Issue:  Vol. 48 / No. 7 / 15 February 2018

Breaking: Judge unlikely
to block SF nudity ban


Urban nudist George Davis, who is a plaintiff in the case, talked to reporters outside the federal courthouse Thursday, January 17.
(Photo: Jane Philomen Cleland)
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A federal judge Thursday afternoon indicated he was unlikely to block San Francisco's public nudity ban from being implemented next month.

Late last year city lawmakers adopted an ordinance prohibiting people from exposing their genitals, perineum, or anal region in public. The rule would apply to sidewalks, parklets, streets, on Muni vehicles, and inside transit stations; nudity is already prohibited in city parks and along the waterfront.

A group of urban nudists sued to overturn the law, and have asked the federal court for an injunction to prevent it from going into effect February 1. Not only do they argue they have a right to be unclothed in public, they also contend the new law violates their free speech rights.

The city argues that the U.S. Supreme Court has ruled that being nude is not a protected form of speech and that it has the right to enact laws regulating where people can disrobe in public. The new law, for instance, carves out an exception for people to be nude at city permitted street fairs, parades, and festivals.

"The Supreme Court has said nudity by itself is not expressive," deputy city attorney Tara M. Steeley told the court. "The ordinance is not targeted at expression."

U.S. District Judge Edward M. Chen, with the United States District Court for the Northern District of California, appeared to agree with the city's argument during the first court proceeding in the case. He spent more than an hour questioning the attorneys representing the city and the plaintiffs.

"This looks like classic time, place, and manner restrictions. I don't see how this is based on someone's views or what somebody is saying," said Chen.

San Francisco-based lawyer Christina A. DiEdoardo, who filed the class action lawsuit on behalf of four nudists, questioned whether the city does indeed have the power to enact the nudity ban under state law.

"I have not seen anything from the city that says we have the right to enforce a dress code," said DiEdoardo.

She also disputed the city's contention that the nudity ban is about protecting the public's health.

"This is not like passing a ban on smoking. No one I know acquired cancer or any diseases from walking down Castro Street and running into someone not wearing clothes," DiEdoardo said.

Chen did raise questions about the laws' lack of exemptions for protected speech under the First Amendment, such as political demonstrations, suggesting the nudity ban could come under judicial review once it is implemented.

"The issue is to what extent protected speech is implicated. Does the city agree certain forms of nudity is protected as political speech?" asked Chen. "You would agree some kind of political protest that includes nudity is entitled to some protection?"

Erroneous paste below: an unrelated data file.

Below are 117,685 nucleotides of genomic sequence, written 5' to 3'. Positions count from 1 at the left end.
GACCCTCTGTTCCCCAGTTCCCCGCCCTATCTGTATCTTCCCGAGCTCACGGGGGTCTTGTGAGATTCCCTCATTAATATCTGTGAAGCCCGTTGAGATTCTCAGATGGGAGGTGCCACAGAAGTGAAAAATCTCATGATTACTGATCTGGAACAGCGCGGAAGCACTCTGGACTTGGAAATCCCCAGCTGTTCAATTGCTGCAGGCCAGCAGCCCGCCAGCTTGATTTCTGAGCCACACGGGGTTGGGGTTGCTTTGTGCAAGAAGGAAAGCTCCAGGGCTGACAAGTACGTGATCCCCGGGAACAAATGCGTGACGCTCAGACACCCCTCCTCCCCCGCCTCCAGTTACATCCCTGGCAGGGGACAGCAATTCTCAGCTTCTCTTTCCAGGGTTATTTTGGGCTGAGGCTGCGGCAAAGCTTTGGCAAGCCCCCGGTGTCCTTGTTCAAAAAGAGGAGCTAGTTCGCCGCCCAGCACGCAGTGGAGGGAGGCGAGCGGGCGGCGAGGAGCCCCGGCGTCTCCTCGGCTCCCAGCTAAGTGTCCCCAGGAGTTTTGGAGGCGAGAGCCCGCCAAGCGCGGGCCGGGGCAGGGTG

Steeley conceded "there are situations where nudity can be combined with another expressive event." But she countered that "doesn't mean the First Amendment prevents the city from regulating it."

The judge pressed Steeley on what would happen come February 1 if someone decides to become nude in front of City Hall to protest the enactment of the ban.

"I can't speculate on future events. I can say the prohibitions of the ordinance are clear," said Steeley.

Earlier DiEdoardo had told the judge that law enforcement's reaction to people being naked in public had already been impacted by the Board of Supervisors' passage of the nudity ban. She added that her clients planned to continue to hold nude-ins in protest of the law come February and expect to be prosecuted under it.

"It seems something has changed in the minds of law enforcement since the ordinance passed," she said. "My clients are certain if the injunction isn't granted, as soon as February 1 comes around they will be cited."

Chen told the attorneys that he would issue his opinion on the injunction request as well as the city's request that he dismiss the case by the end of January.

After the hearing Steeley told reporters that she felt confident that the judge would side with the city.

"There is nothing in the ordinance to prevent any political speech at all. If it is on private property or inside, the ban doesn't apply," said Steeley. "It simply regulates conduct. It doesn't prevent anybody from being nude at a debate or at the Board of Supervisors."

She added that the ordinance purposely did not include exemptions for political speech.

"The plaintiffs argue that anyone nude anywhere is engaging in political speech. Had there been an exemption for that it would wipe out the rule," said Steeley.

At a pre-hearing rally attended by eight nudity supporters, Oxane "Gypsy" Taub told reporters that the ban violates her rights.

"It limits my freedom of self expression and my freedom of political expression," said Taub, one of the named plaintiffs in the case.

She vowed that should the judge uphold the law, then "we will find other means to defeat this ban."

DiEdoardo told reporters she was prepared to take the legal challenge all the way to the U.S. Supreme Court but expressed confidence that Chen would side with her clients.

"I am fairly confident we will win today," she said.

The lawsuit is Mitch Hightower et al v. City and County of San Francisco, Case No. C-12-5841.

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